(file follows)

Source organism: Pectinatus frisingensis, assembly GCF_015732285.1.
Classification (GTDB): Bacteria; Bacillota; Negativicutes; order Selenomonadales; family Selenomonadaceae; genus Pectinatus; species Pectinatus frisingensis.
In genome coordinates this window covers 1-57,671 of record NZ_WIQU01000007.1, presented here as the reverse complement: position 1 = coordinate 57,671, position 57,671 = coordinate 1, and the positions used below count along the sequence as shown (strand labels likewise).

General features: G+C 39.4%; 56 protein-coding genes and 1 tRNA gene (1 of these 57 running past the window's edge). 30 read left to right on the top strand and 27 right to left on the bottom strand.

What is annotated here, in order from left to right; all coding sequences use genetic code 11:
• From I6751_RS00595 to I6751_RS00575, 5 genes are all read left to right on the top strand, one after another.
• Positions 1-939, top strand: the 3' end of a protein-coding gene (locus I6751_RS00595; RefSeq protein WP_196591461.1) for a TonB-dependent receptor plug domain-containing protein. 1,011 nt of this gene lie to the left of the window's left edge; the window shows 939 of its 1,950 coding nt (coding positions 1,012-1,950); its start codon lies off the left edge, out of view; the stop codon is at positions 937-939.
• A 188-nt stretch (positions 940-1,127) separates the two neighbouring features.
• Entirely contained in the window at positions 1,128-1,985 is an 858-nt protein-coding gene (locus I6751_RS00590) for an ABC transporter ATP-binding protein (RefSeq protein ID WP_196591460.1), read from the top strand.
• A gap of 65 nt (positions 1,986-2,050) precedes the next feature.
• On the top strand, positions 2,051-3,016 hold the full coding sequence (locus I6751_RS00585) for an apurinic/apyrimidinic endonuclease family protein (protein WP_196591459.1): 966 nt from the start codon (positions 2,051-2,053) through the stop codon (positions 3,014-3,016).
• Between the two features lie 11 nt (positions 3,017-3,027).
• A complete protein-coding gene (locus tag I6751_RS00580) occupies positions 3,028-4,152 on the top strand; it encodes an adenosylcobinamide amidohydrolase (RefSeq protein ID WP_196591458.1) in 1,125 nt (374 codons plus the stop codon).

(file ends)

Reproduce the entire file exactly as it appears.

Source organism: Pectinatus frisingensis, assembly GCF_015732285.1.
Classification (GTDB): Bacteria; Bacillota; Negativicutes; order Selenomonadales; family Selenomonadaceae; genus Pectinatus; species Pectinatus frisingensis.
In genome coordinates this window covers 1-57,671 of record NZ_WIQU01000007.1, presented here as the reverse complement: position 1 = coordinate 57,671, position 57,671 = coordinate 1, and the positions used below count along the sequence as shown (strand labels likewise).

General features: G+C 39.4%; 56 protein-coding genes and 1 tRNA gene (1 of these 57 running past the window's edge). 30 read left to right on the top strand and 27 right to left on the bottom strand.

What is annotated here, in order from left to right; all coding sequences use genetic code 11:
• From I6751_RS00595 to I6751_RS00575, 5 genes are all read left to right on the top strand, one after another.
• Positions 1-939, top strand: the 3' end of a protein-coding gene (locus I6751_RS00595; RefSeq protein WP_196591461.1) for a TonB-dependent receptor plug domain-containing protein. 1,011 nt of this gene lie to the left of the window's left edge; the window shows 939 of its 1,950 coding nt (coding positions 1,012-1,950); its start codon lies off the left edge, out of view; the stop codon is at positions 937-939.
• A 188-nt stretch (positions 940-1,127) separates the two neighbouring features.
• Entirely contained in the window at positions 1,128-1,985 is an 858-nt protein-coding gene (locus I6751_RS00590) for an ABC transporter ATP-binding protein (RefSeq protein ID WP_196591460.1), read from the top strand.
• A gap of 65 nt (positions 1,986-2,050) precedes the next feature.
• On the top strand, positions 2,051-3,016 hold the full coding sequence (locus I6751_RS00585) for an apurinic/apyrimidinic endonuclease family protein (protein WP_196591459.1): 966 nt from the start codon (positions 2,051-2,053) through the stop codon (positions 3,014-3,016).
• Between the two features lie 11 nt (positions 3,017-3,027).
• A complete protein-coding gene (locus tag I6751_RS00580) occupies positions 3,028-4,152 on the top strand; it encodes an adenosylcobinamide amidohydrolase (RefSeq protein ID WP_196591458.1) in 1,125 nt (374 codons plus the stop codon).